{"action":"auth", "params":"API_KEY"}

So the following code should work:

document.ws=new WebSocket('wss://api.polygon.io/crypto');


    var auth='{"action":"auth", "params":"API_KEY"}';



The following code would NOT work:

    var auth={"action":"auth", "params":"API_KEY"};


However, one can stringify the object:

    var auth={"action":"auth", "params":"API_KEY"};


This seems straightforward enough. However, when the "authentication failed" error is thrown back, one can only speculate what might have happened on the server-side. Maybe the parser is picky about the spacing between each element? Maybe the "params" field needs to be encoded differently? Maybe the payload needs to be sent as a BLOB? Maybe the quotations around the keys (action, params), should be omitted?

We have tried ALL the combinations without success. After all, it's a matter of payment!

The Alternatives

polygon.io is not the only player in the game. It is not even a good player. Depending on your data requirements, consider the following alternative websocket providers:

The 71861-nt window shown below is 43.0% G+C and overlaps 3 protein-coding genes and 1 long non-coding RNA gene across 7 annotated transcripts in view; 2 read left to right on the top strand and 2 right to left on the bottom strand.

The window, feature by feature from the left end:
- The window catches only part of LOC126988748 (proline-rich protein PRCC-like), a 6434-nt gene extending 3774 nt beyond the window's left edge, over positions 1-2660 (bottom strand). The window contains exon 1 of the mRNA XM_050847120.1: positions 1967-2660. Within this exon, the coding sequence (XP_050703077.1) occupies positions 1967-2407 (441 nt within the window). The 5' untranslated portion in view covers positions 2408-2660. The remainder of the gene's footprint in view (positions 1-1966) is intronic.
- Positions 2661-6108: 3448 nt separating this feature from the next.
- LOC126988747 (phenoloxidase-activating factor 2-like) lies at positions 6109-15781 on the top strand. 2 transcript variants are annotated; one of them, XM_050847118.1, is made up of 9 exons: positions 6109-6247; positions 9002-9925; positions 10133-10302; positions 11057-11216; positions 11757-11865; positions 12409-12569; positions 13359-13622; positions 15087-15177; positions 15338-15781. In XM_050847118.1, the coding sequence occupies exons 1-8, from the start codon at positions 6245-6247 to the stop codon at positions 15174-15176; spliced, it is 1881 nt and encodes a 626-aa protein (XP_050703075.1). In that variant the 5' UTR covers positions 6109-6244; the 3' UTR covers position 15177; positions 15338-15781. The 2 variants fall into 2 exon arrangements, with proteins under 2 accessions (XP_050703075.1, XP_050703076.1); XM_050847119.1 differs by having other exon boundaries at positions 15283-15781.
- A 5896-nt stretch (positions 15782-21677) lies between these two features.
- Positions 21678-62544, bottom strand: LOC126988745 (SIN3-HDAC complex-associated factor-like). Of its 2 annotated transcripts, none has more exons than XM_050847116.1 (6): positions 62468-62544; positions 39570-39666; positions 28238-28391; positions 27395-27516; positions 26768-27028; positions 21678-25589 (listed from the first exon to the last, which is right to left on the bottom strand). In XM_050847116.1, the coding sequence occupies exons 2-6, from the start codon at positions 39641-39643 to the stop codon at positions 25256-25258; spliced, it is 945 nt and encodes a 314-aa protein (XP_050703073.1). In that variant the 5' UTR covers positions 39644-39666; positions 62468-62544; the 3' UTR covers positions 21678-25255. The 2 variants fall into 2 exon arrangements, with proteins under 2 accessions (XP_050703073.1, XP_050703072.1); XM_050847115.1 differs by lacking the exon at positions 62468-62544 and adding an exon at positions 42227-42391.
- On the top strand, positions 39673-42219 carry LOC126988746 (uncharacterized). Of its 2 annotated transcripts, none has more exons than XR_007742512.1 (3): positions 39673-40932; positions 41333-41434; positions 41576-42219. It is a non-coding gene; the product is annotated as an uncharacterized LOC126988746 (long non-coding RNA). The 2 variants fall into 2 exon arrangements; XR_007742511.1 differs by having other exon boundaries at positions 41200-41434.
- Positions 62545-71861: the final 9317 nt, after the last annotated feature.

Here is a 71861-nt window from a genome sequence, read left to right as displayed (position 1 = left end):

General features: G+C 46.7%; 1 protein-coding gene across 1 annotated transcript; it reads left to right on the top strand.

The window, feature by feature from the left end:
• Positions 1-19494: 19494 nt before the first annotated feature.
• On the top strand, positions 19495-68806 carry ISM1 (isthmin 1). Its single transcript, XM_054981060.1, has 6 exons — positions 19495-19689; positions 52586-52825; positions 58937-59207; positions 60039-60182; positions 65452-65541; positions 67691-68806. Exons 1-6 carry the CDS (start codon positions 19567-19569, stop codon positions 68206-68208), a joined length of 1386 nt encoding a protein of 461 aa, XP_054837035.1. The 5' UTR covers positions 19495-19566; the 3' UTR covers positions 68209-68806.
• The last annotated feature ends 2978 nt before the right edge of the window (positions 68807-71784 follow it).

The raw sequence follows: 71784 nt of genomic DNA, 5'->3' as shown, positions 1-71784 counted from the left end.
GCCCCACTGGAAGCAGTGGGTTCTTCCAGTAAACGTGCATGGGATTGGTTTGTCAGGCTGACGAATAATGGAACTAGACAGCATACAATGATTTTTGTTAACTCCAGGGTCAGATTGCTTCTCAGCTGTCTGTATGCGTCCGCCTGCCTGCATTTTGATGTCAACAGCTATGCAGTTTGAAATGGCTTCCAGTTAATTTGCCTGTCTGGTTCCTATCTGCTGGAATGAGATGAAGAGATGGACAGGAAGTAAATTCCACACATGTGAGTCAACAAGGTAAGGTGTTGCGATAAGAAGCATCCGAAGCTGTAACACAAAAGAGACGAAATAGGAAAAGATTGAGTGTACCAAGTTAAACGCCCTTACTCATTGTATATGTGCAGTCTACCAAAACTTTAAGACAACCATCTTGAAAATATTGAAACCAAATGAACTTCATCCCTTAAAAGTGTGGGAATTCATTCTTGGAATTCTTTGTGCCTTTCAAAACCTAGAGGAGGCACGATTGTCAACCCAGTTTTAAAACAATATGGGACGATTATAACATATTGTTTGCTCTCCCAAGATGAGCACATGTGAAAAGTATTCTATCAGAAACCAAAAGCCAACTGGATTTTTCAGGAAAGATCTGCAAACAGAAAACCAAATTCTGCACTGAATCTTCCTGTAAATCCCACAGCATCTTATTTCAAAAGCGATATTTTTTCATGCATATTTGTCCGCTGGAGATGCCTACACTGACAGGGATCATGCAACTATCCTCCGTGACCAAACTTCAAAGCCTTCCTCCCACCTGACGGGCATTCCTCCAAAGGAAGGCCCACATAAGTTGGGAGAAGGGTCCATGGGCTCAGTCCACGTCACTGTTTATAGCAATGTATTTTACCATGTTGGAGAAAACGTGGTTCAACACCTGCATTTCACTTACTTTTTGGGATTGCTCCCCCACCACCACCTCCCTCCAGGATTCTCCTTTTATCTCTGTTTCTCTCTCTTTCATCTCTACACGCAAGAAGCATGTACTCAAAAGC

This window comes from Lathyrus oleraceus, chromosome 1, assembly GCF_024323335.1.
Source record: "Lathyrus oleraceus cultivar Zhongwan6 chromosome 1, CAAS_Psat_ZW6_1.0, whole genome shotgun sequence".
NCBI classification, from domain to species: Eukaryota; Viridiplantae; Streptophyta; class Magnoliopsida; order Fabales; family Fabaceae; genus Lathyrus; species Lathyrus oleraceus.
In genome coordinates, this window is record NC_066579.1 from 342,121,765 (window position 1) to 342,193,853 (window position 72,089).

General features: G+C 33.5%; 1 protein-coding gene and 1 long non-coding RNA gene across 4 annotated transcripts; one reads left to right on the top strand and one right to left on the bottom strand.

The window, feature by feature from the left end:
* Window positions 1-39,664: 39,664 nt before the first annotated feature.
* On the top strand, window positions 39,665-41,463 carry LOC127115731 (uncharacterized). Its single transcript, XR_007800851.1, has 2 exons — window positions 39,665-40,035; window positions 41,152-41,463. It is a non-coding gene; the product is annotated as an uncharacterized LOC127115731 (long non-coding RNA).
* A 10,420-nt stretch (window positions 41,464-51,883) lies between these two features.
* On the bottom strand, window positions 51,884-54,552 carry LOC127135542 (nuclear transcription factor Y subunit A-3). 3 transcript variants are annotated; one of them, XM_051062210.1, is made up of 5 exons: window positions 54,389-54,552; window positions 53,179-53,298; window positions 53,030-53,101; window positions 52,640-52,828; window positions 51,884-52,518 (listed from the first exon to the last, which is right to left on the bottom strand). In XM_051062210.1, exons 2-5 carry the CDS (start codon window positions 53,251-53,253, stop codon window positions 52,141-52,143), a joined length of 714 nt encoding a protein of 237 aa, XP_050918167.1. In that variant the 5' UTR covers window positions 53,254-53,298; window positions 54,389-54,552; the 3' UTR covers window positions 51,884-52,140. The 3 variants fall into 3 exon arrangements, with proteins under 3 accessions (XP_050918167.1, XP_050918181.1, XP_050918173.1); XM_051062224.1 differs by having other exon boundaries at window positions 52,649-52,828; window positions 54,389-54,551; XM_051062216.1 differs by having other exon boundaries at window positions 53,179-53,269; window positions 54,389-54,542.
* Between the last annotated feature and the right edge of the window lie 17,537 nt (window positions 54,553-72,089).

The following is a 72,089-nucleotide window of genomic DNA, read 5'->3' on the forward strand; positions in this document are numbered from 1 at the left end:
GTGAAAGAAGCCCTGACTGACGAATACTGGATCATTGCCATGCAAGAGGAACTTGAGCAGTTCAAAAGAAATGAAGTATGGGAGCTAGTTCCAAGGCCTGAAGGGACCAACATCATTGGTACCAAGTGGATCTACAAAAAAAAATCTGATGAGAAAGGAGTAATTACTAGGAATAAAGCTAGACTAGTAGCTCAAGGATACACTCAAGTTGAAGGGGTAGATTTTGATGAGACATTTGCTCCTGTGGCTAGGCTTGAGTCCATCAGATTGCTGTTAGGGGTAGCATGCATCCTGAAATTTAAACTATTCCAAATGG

BitMex [documentation]

The public streaming API from BitMex works like a charm. No authentication and no fuss. The data is clean, and the documentation is to-the-point. As a trading platform, BitMex is banned in the US and a few other countries, but this should not affect the availability of their data.

BitMex has limited selection of crypto symbols. If you need to get data on Stellar or Monero, for example, you'll have to look elsewhere.

CryptoWatch [documentation]

CryptoWatch requires an account. They have a very general initial allowance and bandwidth-based pricing plan. The amount of data CryptoWatch offers could be overwhelming. Instead of sending responses in plain text, they are in BLOBs.

The following code won't work with CryptoWatch's websocket response:


    var obj=JSON.parse(e.data);


We need a FileReader to asynchronously process the potentially large sized responses:


    var reader = new FileReader();


        var obj=JSON.parse(reader.result);